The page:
By Christopher McDermott
STOCKBRIDGE — These days we’re surrounded by images and illustrations on giant billboards, our handheld devices and every imaginable bit of media. The best illustrations can cause us to stop and smile, reflect on life around us, or adventure deeper into a promised story. But every illustration starts with a human idea.
The Norman Rockwell Museum will host distinguished contemporary illustrators and dive into the journeys of these ideas with “The Roots of Inspiration: Contemporary Artists Speak” on July 22 from 1:30 – 3:30 p.m. Artists, such as Hartford Art School professor Dennis Nolan, will share the lessons that have stuck with them from peers, teachers and the world around them.
Learning to draw begins with learning to see, Nolan said.
“What [my teachers] taught me was to see, to observe the visual phenomena that [were] out there. The world’s a beautiful place, and they let me see it,” he explained, adding, “If you’re going to tell a story with pictures you have to know what the world is like. We don’t dream anything that we haven’t already seen. We might rearrange them. But there aren’t any new colors.”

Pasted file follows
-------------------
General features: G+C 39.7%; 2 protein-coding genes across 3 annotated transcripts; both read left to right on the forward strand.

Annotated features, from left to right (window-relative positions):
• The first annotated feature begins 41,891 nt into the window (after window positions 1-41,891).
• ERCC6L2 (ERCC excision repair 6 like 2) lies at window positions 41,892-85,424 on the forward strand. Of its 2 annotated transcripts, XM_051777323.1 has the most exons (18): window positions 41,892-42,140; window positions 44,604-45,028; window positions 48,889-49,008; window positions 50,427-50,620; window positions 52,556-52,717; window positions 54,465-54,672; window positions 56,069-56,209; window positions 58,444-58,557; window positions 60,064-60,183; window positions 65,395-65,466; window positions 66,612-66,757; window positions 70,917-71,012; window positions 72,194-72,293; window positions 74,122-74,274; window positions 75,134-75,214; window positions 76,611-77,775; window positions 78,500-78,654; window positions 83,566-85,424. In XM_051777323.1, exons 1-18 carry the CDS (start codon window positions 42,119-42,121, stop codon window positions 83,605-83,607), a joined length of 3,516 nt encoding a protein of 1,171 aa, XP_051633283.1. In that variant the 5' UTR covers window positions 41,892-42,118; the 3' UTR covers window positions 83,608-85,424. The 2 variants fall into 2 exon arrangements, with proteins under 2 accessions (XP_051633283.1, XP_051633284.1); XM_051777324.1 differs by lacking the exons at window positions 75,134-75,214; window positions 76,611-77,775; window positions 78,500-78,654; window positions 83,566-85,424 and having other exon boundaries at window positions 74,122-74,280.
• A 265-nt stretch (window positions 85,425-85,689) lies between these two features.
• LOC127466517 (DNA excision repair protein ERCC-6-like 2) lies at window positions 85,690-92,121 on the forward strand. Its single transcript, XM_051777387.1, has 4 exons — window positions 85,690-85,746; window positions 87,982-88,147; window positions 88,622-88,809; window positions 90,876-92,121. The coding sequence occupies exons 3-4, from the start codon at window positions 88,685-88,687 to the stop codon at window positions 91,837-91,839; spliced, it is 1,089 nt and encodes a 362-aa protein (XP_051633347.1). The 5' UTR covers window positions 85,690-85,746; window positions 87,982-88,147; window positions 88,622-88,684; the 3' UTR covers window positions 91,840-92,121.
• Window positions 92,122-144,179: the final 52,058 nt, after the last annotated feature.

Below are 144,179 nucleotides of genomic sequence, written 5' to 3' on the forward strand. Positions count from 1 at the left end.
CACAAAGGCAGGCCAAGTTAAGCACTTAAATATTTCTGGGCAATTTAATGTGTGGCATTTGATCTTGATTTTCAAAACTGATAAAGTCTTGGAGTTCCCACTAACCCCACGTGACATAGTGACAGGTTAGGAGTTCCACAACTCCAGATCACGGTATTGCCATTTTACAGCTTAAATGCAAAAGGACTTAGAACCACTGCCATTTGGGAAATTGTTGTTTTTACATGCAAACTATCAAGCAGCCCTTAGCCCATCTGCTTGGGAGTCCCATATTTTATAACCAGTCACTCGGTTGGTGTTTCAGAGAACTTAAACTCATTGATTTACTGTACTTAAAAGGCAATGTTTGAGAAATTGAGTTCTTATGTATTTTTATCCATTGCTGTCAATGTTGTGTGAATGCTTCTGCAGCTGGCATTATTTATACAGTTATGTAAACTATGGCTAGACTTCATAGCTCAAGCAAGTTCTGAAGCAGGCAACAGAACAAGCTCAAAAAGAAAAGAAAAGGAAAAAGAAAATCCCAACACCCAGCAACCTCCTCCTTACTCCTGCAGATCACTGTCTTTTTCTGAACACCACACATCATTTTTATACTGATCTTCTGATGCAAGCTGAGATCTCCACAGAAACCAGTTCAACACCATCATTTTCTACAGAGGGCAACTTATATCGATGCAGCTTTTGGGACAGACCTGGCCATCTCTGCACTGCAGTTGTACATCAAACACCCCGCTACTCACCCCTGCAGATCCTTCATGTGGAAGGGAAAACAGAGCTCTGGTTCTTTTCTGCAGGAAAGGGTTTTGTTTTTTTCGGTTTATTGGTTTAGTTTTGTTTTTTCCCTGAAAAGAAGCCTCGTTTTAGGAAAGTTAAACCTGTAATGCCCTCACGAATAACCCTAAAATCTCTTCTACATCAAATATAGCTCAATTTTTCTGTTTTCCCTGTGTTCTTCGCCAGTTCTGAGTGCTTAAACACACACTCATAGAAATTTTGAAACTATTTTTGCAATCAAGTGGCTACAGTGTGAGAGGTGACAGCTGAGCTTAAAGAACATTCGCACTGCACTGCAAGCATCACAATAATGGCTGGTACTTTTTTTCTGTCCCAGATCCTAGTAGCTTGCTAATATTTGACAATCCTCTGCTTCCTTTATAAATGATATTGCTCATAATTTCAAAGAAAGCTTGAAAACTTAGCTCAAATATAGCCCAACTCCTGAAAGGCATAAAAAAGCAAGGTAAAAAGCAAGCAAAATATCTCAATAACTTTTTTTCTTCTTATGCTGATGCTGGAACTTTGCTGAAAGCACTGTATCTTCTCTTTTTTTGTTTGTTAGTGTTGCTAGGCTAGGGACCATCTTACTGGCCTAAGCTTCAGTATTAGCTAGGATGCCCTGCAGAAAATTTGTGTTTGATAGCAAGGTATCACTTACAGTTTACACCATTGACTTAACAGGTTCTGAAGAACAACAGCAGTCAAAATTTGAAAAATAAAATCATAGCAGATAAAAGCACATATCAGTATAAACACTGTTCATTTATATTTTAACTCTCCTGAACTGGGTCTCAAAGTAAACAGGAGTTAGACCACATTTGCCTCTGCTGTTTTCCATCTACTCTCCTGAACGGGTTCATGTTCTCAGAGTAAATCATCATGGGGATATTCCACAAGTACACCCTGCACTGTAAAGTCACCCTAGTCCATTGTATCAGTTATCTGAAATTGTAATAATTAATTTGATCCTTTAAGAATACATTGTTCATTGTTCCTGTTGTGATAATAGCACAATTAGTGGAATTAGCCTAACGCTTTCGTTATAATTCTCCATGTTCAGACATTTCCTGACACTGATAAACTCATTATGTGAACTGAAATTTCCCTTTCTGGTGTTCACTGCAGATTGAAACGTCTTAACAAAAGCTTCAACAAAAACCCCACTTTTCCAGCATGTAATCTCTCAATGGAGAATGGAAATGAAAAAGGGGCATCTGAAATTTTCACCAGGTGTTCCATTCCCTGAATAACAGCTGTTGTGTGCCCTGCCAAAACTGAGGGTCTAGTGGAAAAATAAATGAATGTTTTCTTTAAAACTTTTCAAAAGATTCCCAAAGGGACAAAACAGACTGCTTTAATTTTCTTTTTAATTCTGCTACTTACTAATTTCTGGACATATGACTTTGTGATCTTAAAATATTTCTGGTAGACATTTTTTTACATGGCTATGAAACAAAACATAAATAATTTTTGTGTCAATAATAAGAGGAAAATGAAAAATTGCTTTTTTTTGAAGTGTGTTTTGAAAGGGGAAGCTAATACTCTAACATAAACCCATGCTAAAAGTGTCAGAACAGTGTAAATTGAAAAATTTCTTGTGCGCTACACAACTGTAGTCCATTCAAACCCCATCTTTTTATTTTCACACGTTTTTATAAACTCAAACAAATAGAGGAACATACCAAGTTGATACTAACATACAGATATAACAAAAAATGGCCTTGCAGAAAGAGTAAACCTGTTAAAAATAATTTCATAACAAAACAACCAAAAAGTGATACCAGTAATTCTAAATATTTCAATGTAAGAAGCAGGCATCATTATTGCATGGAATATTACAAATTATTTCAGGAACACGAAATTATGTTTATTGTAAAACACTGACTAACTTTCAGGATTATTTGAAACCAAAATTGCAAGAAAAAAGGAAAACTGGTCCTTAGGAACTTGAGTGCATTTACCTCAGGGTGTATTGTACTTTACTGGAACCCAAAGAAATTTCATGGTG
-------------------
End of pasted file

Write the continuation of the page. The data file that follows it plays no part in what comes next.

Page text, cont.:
Nolan will be joined by Hartford Art School colleagues Doug Andersen, assistant professor of illustration, and C.F. Payne, director of the Low-Residency Masters of Fine Arts (MFA) in Illustration program, as well as Bill Thomson, professor of illustration. As longtime artists and educators, each of the speakers have thought long and hard about what motivates and strengthens an artist. Payne said the artist’s vocation should be one always driven by experimentation and learning.
“If there’s one trait best for an artist to have it’s curiosity,” Payne said. “To be a little better today than you were yesterday. That’s to be willing to experiment and not being afraid of failing…. Very successful artists are always trying to plow some new field.”
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